Becoming 'NEET': an exploration of marginalised young people’s trajectories and experiences

Rajah, Heera (2019) Becoming 'NEET': an exploration of marginalised young people’s trajectories and experiences. Doctoral thesis, London Metropolitan University.


Young people who are ‘Not in Education, Employment or Training (NEET)’ have been an ongoing concern for successive UK governments; policies abound, but the number remains stubbornly high. Some studies indicate that young NEET people form a marginalised group with diverse issues. Hence, there is the need to understand the complexity of their situations. Therefore, this qualitative, in-depth study goes beyond the statistics and advances the knowledge about some of the varied factors that contribute to young people becoming NEET.

The participants were 18 young NEET people, aged 18-24. They were all living with their families except for one who had left home, aged 24. This study was located in London and therefore reveals the challenges the young people faced despite it being the capital city, with all the opportunities London is perceived to offer. At the time of the study, the participants were all NEET and were attending a self-development course offered by Possible, a charity working with NEET young people; four of its staff members who work with young people who are NEET were also interviewed. This qualitative study examines the issue of becoming NEET from the perspectives of an immensely diverse group of young NEET people (including new arrivals to the UK), thereby prioritising the voices and experiences of those within this NEET group.

Bourdieu’s concepts consisting of capital, field and habitus formed the theoretical framework. The findings indicate that, for this diverse NEET group, ‘family’ and ‘school’ were major influences and, for some of them, ‘family’ referred to their wider, extended family. The study reveals how much family, school and social class intersect, leading to the conclusion that the common thread running through these factors is ‘class’. Therefore, social class is a major determinant in young people’s trajectories and explains why some of the young people are positioned unfavourably with regard to their life chances. Significantly, all of the participants had been continuously NEET since the age of 18, with 12 of them NEET since the age of 16, and with none of them having been in employment since the age of 16. This, therefore, depicts the continued long reach of family and school influences, mediated by social class: the enduring shadow cast into adulthood and on young people’s life chances. However, this study also signifies hope: it reveals that young people can be encouraged to move out of the NEET category when they engage with staff that they feel care for them and can be trusted.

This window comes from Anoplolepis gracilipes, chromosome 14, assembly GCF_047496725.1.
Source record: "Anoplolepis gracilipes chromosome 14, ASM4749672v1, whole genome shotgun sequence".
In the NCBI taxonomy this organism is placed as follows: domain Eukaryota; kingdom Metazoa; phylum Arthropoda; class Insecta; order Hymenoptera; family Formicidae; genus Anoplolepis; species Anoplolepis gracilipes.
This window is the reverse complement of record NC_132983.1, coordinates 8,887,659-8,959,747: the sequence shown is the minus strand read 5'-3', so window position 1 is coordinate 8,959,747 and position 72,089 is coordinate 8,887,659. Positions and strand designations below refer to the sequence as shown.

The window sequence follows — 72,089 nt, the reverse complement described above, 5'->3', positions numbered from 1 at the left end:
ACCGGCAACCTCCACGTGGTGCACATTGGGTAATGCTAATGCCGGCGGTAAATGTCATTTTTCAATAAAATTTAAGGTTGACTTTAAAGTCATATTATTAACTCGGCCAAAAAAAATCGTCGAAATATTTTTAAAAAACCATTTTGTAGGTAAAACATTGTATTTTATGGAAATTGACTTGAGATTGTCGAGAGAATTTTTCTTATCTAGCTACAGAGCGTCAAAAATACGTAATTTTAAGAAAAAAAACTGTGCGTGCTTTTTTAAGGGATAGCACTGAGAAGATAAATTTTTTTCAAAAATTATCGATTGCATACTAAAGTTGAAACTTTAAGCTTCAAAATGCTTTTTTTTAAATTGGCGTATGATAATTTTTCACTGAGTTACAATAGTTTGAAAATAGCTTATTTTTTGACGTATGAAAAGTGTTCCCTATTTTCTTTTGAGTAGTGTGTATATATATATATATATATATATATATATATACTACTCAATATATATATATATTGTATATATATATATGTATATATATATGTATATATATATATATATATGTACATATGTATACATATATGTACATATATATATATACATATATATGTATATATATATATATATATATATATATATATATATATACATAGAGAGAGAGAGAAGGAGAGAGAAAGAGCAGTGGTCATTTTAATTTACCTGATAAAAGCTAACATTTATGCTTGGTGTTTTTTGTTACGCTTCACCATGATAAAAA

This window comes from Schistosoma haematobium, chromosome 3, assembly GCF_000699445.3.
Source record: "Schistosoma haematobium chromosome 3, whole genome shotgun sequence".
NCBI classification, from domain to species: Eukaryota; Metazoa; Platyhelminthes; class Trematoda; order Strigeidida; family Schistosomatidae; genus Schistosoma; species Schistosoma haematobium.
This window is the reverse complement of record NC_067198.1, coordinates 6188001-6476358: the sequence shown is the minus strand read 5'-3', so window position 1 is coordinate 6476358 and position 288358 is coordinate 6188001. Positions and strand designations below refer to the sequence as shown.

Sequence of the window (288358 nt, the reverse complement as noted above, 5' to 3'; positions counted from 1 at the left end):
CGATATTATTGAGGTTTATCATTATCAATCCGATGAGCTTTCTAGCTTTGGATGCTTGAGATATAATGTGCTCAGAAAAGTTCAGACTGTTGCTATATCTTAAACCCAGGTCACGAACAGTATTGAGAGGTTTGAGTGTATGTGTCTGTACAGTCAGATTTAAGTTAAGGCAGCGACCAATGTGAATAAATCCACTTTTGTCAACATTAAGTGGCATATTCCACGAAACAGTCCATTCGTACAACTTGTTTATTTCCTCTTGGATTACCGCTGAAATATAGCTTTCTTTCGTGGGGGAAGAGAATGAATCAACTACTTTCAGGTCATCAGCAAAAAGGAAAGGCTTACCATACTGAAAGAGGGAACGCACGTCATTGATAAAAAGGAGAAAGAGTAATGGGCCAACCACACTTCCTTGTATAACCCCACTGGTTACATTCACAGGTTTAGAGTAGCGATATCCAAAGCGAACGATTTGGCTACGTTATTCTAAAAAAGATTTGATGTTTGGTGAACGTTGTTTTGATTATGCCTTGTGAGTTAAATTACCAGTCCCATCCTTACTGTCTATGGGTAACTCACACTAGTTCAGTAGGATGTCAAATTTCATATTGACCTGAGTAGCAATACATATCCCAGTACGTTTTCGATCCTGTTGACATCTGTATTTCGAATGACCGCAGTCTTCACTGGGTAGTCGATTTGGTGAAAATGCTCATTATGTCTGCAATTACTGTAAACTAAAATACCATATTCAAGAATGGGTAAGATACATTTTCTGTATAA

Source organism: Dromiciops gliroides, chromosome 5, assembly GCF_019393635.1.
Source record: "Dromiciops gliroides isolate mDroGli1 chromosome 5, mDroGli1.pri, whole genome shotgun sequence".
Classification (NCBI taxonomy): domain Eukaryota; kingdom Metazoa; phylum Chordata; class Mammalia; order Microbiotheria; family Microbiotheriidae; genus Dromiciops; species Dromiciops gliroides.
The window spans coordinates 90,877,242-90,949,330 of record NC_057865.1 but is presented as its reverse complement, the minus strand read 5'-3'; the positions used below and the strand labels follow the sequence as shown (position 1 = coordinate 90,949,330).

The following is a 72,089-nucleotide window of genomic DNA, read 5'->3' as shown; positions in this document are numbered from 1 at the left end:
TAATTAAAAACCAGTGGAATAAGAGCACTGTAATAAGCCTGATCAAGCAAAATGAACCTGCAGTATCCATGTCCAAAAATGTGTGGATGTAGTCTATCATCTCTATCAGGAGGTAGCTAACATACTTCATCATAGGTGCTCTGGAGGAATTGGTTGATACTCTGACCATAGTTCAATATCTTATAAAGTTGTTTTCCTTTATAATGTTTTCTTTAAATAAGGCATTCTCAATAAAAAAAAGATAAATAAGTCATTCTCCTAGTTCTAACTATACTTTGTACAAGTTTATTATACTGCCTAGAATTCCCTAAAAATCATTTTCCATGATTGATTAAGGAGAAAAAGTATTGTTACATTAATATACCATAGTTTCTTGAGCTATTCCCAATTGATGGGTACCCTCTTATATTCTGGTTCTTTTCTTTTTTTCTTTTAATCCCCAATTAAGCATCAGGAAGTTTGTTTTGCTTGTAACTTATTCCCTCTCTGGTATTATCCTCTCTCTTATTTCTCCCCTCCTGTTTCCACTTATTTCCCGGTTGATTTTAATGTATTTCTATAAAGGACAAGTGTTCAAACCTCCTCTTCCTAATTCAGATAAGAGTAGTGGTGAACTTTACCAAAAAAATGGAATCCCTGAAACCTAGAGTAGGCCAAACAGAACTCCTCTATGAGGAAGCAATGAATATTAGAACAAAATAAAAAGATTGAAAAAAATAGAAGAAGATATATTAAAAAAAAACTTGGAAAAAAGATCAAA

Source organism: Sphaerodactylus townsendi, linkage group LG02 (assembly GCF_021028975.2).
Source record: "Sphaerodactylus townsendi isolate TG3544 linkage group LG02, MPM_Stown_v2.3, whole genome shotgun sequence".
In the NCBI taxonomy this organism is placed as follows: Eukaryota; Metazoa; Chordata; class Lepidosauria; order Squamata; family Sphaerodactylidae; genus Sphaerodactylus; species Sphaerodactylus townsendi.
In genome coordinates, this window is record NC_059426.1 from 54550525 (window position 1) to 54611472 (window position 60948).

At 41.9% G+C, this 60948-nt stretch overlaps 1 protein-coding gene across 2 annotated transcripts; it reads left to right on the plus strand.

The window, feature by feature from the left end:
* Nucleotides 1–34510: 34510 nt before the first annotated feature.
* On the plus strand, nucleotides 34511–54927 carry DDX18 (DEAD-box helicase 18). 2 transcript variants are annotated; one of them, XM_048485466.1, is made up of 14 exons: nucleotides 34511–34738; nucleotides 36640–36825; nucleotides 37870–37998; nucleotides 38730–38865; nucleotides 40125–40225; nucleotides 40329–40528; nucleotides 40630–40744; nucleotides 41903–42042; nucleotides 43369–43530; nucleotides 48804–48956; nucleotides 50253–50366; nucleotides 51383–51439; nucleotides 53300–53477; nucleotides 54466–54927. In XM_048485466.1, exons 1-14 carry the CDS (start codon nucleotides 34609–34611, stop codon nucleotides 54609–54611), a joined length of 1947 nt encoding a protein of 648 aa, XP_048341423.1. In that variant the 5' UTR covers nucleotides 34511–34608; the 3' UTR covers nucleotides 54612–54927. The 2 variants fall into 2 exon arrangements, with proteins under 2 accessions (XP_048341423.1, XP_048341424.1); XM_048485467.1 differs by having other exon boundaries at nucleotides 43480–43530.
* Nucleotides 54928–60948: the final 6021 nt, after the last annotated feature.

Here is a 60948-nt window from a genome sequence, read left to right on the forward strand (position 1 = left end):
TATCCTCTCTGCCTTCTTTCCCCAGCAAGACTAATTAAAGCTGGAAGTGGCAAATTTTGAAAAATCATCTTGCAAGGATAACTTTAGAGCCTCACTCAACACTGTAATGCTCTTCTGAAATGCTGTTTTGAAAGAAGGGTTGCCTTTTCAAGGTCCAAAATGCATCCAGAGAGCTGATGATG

Despite being in the 18-24 age range, the key issues raised by the participants were related to school. Focusing solely on their concerns, they imply that well-resourced strategies are needed to help pupils of all abilities. In view of schools’ limited resources, forming external partnerships seem relevant, as illustrated by the participants’ praise for Possible’s initiatives. Hence, some examples of potential partnerships for schools are noted in the concluding chapter.

Overall, this in-depth study will add to the knowledge about 18-24 year old young NEET people. This knowledge is intended to contribute to the current debates on education, training and employment and help with informing the interested parties: policymakers, schools, training providers and also charitable organisations working to meet the needs of young people classified as NEET.

Rajah-Heera_Thesis-FINAL-2019.pdf - Published Version
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